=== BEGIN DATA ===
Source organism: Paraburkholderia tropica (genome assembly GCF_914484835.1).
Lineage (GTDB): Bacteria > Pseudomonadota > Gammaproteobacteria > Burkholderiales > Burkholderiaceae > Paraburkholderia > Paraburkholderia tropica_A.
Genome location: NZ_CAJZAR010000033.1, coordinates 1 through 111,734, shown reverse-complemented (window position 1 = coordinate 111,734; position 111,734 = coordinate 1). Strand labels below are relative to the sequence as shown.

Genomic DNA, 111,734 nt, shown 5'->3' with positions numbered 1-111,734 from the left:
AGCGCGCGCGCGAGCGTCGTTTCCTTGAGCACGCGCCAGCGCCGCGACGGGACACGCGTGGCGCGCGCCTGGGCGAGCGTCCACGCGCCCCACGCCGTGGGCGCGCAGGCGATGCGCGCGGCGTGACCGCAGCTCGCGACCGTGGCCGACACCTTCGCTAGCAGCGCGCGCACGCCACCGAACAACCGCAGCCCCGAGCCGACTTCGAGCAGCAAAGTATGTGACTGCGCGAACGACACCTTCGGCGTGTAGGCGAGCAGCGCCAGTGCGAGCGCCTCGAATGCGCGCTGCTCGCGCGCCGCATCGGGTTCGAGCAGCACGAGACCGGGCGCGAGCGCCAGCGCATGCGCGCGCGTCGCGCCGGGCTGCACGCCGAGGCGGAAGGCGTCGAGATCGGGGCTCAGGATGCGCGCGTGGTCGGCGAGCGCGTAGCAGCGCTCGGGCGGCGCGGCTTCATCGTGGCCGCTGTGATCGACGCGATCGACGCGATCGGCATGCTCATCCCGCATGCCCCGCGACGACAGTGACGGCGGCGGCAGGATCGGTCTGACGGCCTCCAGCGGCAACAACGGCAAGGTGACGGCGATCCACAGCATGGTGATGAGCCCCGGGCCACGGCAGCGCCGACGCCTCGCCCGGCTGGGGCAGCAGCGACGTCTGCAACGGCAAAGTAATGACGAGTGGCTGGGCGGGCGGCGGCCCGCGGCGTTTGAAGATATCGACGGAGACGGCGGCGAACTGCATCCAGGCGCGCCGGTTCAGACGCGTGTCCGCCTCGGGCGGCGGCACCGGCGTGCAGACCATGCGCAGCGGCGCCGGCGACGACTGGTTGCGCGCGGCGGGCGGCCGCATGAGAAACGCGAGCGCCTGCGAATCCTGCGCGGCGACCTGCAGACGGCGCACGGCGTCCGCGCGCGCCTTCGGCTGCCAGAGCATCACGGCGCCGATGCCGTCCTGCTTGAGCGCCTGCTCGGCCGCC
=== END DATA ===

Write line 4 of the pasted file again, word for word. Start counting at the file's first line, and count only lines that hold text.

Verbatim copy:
Genomic DNA, 111,734 nt, shown 5'->3' with positions numbered 1-111,734 from the left: